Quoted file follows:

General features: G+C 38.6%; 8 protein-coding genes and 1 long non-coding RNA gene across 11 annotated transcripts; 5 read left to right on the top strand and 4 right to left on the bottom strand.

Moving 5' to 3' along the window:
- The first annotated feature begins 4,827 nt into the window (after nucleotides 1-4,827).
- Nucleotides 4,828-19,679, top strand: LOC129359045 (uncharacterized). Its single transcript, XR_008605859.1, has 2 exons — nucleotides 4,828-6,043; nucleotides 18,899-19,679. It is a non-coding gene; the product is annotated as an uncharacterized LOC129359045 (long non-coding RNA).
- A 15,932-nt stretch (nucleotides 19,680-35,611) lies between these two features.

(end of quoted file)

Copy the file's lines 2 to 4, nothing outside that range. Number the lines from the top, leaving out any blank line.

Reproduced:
Moving 5' to 3' along the window:
- The first annotated feature begins 4,827 nt into the window (after nucleotides 1-4,827).
- Nucleotides 4,828-19,679, top strand: LOC129359045 (uncharacterized). Its single transcript, XR_008605859.1, has 2 exons — nucleotides 4,828-6,043; nucleotides 18,899-19,679. It is a non-coding gene; the product is annotated as an uncharacterized LOC129359045 (long non-coding RNA).